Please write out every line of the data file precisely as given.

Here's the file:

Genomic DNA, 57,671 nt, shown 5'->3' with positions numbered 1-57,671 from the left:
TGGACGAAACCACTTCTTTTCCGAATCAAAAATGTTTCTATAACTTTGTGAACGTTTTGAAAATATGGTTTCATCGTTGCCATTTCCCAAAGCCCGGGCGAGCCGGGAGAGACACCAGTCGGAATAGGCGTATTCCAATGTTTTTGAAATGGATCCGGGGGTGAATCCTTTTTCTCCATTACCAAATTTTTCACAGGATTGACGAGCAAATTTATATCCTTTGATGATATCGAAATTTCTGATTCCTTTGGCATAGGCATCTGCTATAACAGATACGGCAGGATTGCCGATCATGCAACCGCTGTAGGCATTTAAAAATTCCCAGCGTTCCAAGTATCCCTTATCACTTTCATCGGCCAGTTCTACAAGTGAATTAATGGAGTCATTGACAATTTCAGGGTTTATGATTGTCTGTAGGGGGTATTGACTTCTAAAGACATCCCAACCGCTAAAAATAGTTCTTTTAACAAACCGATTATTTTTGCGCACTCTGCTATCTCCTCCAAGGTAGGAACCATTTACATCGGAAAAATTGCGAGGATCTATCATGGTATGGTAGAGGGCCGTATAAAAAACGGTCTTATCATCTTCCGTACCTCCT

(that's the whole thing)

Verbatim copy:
Genomic DNA, 57,671 nt, shown 5'->3' with positions numbered 1-57,671 from the left:
TGGACGAAACCACTTCTTTTCCGAATCAAAAATGTTTCTATAACTTTGTGAACGTTTTGAAAATATGGTTTCATCGTTGCCATTTCCCAAAGCCCGGGCGAGCCGGGAGAGACACCAGTCGGAATAGGCGTATTCCAATGTTTTTGAAATGGATCCGGGGGTGAATCCTTTTTCTCCATTACCAAATTTTTCACAGGATTGACGAGCAAATTTATATCCTTTGATGATATCGAAATTTCTGATTCCTTTGGCATAGGCATCTGCTATAACAGATACGGCAGGATTGCCGATCATGCAACCGCTGTAGGCATTTAAAAATTCCCAGCGTTCCAAGTATCCCTTATCACTTTCATCGGCCAGTTCTACAAGTGAATTAATGGAGTCATTGACAATTTCAGGGTTTATGATTGTCTGTAGGGGGTATTGACTTCTAAAGACATCCCAACCGCTAAAAATAGTTCTTTTAACAAACCGATTATTTTTGCGCACTCTGCTATCTCCTCCAAGGTAGGAACCATTTACATCGGAAAAATTGCGAGGATCTATCATGGTATGGTAGAGGGCCGTATAAAAAACGGTCTTATCATCTTCCGTACCTCCT